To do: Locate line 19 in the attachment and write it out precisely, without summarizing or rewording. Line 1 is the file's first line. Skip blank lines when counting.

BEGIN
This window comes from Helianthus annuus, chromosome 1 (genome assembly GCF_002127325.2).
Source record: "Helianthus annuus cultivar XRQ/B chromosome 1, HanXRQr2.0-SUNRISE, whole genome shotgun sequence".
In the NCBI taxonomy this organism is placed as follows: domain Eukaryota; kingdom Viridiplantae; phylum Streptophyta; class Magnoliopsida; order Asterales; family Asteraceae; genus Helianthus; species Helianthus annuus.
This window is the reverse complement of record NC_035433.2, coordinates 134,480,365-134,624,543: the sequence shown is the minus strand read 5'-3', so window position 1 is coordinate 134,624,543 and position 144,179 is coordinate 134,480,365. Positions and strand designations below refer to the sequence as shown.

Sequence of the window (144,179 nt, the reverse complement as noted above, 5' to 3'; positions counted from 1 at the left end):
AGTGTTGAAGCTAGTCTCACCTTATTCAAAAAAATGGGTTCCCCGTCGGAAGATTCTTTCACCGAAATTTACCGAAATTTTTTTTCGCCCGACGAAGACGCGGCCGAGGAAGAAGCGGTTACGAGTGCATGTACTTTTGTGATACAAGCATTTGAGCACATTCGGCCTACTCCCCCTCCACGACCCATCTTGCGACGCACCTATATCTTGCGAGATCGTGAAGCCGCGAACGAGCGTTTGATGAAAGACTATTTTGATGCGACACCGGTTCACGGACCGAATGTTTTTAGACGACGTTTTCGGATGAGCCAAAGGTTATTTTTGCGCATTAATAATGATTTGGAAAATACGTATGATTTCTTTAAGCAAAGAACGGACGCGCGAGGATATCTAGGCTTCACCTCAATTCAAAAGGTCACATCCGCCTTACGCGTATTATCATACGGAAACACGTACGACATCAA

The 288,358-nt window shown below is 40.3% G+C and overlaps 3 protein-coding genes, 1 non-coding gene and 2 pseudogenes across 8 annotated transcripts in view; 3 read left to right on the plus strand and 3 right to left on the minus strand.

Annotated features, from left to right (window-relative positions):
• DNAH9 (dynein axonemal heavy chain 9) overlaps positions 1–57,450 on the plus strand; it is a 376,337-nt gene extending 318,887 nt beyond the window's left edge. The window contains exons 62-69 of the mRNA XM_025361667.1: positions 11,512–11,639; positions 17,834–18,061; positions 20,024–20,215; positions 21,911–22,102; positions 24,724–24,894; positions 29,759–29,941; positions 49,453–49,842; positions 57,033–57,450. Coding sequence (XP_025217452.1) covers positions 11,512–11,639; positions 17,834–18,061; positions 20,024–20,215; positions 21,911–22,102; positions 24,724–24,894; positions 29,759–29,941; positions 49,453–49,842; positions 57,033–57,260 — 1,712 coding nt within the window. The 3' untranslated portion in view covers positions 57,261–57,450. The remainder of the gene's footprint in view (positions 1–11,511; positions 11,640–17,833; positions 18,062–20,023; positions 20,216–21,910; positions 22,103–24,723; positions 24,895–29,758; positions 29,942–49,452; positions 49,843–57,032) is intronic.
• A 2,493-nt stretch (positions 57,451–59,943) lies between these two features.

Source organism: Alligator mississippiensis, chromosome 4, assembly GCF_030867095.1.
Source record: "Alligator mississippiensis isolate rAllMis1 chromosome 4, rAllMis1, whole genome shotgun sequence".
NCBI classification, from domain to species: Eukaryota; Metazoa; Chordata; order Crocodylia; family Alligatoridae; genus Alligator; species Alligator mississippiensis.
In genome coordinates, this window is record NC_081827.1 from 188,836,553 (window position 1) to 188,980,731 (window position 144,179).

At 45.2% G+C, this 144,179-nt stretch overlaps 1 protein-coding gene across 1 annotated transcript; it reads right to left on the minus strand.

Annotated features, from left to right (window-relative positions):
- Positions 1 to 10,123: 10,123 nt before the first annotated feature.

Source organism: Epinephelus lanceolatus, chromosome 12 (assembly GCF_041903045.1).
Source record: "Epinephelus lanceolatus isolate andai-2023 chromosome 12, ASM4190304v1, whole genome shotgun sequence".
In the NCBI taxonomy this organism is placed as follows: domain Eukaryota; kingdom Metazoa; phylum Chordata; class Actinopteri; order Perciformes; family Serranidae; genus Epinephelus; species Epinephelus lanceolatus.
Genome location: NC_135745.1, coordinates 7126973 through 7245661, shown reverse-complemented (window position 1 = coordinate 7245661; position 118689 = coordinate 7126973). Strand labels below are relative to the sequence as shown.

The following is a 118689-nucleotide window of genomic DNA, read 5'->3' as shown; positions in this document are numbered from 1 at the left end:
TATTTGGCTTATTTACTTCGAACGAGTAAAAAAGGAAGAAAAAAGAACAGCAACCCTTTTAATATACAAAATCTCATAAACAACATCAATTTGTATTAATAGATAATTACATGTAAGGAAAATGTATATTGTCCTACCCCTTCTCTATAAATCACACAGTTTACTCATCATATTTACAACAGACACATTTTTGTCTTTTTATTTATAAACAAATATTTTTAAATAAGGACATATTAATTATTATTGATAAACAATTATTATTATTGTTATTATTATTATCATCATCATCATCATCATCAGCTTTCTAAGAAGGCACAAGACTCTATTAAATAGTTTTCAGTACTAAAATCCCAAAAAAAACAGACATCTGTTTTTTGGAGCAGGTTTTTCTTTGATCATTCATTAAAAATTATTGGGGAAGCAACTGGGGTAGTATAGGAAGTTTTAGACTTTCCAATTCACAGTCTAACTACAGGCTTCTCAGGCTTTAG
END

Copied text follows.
Source record: "Epinephelus lanceolatus isolate andai-2023 chromosome 12, ASM4190304v1, whole genome shotgun sequence".